Chemical Reactions and Molecules
All elements are most stable when their outermost shell is filled with electrons, according to the octet rule. This is because it is energetically favorable for atoms to be in that configuration and it makes them stable. However, since not all elements have enough electrons to fill their outermost shells, atoms form chemical bonds with other atoms, thereby obtaining the electrons they need to attain a stable electron configuration. When two or more atoms chemically bond with each other, the resultant chemical structure is a molecule. The familiar water molecule, H2O, consists of two hydrogen atoms and one oxygen atom. These bond together to form water, as Figure 2.9 illustrates. Atoms can form molecules by donating, accepting, or sharing electrons to fill their outer shells.
Chemical reactions occur when two or more atoms bond together to form molecules or when bonded atoms break apart. Scientists call the substances used in the beginning of a chemical reaction reactants (usually on the left side of a chemical equation), and we call the substances at the end of the reaction products (usually on the right side of a chemical equation). We typically draw an arrow between the reactants and products to indicate the chemical reaction’s direction. This direction is not always a “one-way street.” To create the water molecule above, the chemical equation would be:
2H + O → H2O
An example of a simple chemical reaction is breaking down hydrogen peroxide molecules, each of which consists of two hydrogen atoms bonded to two oxygen atoms (H2O2). The reactant hydrogen peroxide breaks down into water, containing one oxygen atom bound to two hydrogen atoms (H2O), and oxygen, which consists of two bonded oxygen atoms (O2). In the equation below, the reaction includes two hydrogen peroxide molecules and two water molecules. This is an example of a balanced chemical equation, wherein each element’s number of atoms is the same on each side of the equation. According to the law of conservation of matter, the number of atoms before and after a chemical reaction should be equal, such that no atoms are, under normal circumstances, created or destroyed.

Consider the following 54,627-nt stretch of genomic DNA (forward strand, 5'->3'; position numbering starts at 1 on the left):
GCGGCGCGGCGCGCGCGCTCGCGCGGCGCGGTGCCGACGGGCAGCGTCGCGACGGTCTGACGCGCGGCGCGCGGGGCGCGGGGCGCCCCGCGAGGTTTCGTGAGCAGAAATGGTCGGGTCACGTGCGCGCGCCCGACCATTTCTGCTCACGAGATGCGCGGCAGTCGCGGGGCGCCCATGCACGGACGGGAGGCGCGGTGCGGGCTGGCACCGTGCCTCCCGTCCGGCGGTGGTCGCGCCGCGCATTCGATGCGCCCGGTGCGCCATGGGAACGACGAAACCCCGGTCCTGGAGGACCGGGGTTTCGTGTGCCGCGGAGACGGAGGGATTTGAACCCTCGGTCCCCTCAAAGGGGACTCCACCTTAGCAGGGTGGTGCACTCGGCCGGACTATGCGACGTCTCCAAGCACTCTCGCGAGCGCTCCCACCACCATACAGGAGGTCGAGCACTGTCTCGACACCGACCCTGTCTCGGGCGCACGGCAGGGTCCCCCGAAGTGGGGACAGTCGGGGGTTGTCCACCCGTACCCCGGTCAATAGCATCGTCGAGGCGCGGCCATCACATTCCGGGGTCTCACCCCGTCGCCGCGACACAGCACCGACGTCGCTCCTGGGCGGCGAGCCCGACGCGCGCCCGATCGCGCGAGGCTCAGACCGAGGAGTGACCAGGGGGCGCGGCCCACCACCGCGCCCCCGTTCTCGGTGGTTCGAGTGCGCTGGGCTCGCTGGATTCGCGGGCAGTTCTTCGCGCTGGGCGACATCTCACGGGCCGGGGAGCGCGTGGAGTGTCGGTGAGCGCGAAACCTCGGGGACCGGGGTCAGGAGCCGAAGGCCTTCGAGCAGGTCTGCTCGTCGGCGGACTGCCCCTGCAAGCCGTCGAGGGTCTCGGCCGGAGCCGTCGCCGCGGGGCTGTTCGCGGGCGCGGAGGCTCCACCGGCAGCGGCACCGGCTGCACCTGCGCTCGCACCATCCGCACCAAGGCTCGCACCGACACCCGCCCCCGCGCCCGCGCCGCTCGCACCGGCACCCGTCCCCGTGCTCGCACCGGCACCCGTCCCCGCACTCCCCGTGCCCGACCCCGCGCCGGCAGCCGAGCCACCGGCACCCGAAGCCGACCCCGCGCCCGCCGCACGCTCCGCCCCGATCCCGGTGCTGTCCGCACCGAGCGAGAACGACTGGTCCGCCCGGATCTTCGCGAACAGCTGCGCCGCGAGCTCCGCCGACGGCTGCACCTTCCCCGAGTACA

2H2O2 (hydrogen peroxide) → 2H2O (water) + O2 (oxygen)
Even though all of the reactants and products of this reaction are molecules (each atom remains bonded to at least one other atom), in this reaction only hydrogen peroxide and water are representatives of compounds: they contain atoms of more than one type of element. Molecular oxygen, alternatively, as Figure 2.10 shows, consists of two doubly bonded oxygen atoms and is not classified as a compound but as a homonuclear molecule.
Some chemical reactions, such as the one above, can proceed in one direction until they expend all the reactants. The equations that describe these reactions contain a unidirectional arrow and are irreversible. Reversible reactions are those that can go in either direction. In reversible reactions, reactants turn into products, but when the product’s concentration goes beyond a certain threshold (characteristic of the particular reaction), some of these products convert back into reactants. At this point, product and reactant designations reverse. This back and forth continues until a certain relative balance between reactants and products occurs—a state called equilibrium. A chemical equation with a double-headed arrow pointing towards both the reactants and products often denotes these reversible reaction situations.
For example, in human blood, excess hydrogen ions (H+) bind to bicarbonate ions (HCO3–) forming an equilibrium state with carbonic acid (H2CO3). If we added carbonic acid to this system, some of it would convert to bicarbonate and hydrogen ions.
However, biological reactions rarely obtain equilibrium because the concentrations of the reactants or products or both are constantly changing, often with one reaction’s product a reactant for another. To return to the example of excess hydrogen ions in the blood, forming carbonic acid will be the reaction’s major direction. However, the carbonic acid can also leave the body as carbon dioxide gas (via exhalation) instead of converting back to bicarbonate ion, thus driving the reaction to the right by the law of mass action. These reactions are important for maintaining homeostasis in our blood.
HCO3− + H+ ↔ H2CO3 ↔ CO2 + H2O
Ions and Ionic Bonds
Some atoms are more stable when they gain or lose an electron (or possibly two) and form ions. This fills their outermost electron shell and makes them energetically more stable. Because the number of electrons does not equal the number of protons, each ion has a net charge. Cations are positive ions that form by losing electrons. Negative ions form by gaining electrons, which we call anions. We designate anions by their elemental name and change the ending to “-ide”, thus the anion of chlorine is chloride, and the anion of sulfur is sulfide.